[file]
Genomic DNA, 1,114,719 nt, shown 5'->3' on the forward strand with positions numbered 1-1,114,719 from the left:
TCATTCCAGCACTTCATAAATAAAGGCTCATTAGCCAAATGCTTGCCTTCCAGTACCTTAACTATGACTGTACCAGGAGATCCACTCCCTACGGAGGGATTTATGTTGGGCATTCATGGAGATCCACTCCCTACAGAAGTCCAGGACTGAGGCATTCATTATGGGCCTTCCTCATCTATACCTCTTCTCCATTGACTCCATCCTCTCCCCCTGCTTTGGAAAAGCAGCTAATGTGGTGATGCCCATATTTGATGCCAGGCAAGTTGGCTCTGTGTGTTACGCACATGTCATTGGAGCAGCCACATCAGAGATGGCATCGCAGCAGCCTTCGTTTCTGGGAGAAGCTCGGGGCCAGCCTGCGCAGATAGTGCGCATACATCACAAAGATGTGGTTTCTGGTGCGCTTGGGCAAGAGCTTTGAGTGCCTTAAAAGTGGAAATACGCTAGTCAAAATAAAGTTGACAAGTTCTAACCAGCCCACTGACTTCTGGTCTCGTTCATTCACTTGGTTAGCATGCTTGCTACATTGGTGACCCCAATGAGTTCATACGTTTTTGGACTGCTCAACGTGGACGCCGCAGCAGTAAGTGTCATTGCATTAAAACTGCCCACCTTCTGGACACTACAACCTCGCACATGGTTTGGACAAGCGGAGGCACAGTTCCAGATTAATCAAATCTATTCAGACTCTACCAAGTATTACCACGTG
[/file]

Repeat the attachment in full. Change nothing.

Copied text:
Genomic DNA, 1,114,719 nt, shown 5'->3' on the forward strand with positions numbered 1-1,114,719 from the left:
TCATTCCAGCACTTCATAAATAAAGGCTCATTAGCCAAATGCTTGCCTTCCAGTACCTTAACTATGACTGTACCAGGAGATCCACTCCCTACGGAGGGATTTATGTTGGGCATTCATGGAGATCCACTCCCTACAGAAGTCCAGGACTGAGGCATTCATTATGGGCCTTCCTCATCTATACCTCTTCTCCATTGACTCCATCCTCTCCCCCTGCTTTGGAAAAGCAGCTAATGTGGTGATGCCCATATTTGATGCCAGGCAAGTTGGCTCTGTGTGTTACGCACATGTCATTGGAGCAGCCACATCAGAGATGGCATCGCAGCAGCCTTCGTTTCTGGGAGAAGCTCGGGGCCAGCCTGCGCAGATAGTGCGCATACATCACAAAGATGTGGTTTCTGGTGCGCTTGGGCAAGAGCTTTGAGTGCCTTAAAAGTGGAAATACGCTAGTCAAAATAAAGTTGACAAGTTCTAACCAGCCCACTGACTTCTGGTCTCGTTCATTCACTTGGTTAGCATGCTTGCTACATTGGTGACCCCAATGAGTTCATACGTTTTTGGACTGCTCAACGTGGACGCCGCAGCAGTAAGTGTCATTGCATTAAAACTGCCCACCTTCTGGACACTACAACCTCGCACATGGTTTGGACAAGCGGAGGCACAGTTCCAGATTAATCAAATCTATTCAGACTCTACCAAGTATTACCACGTG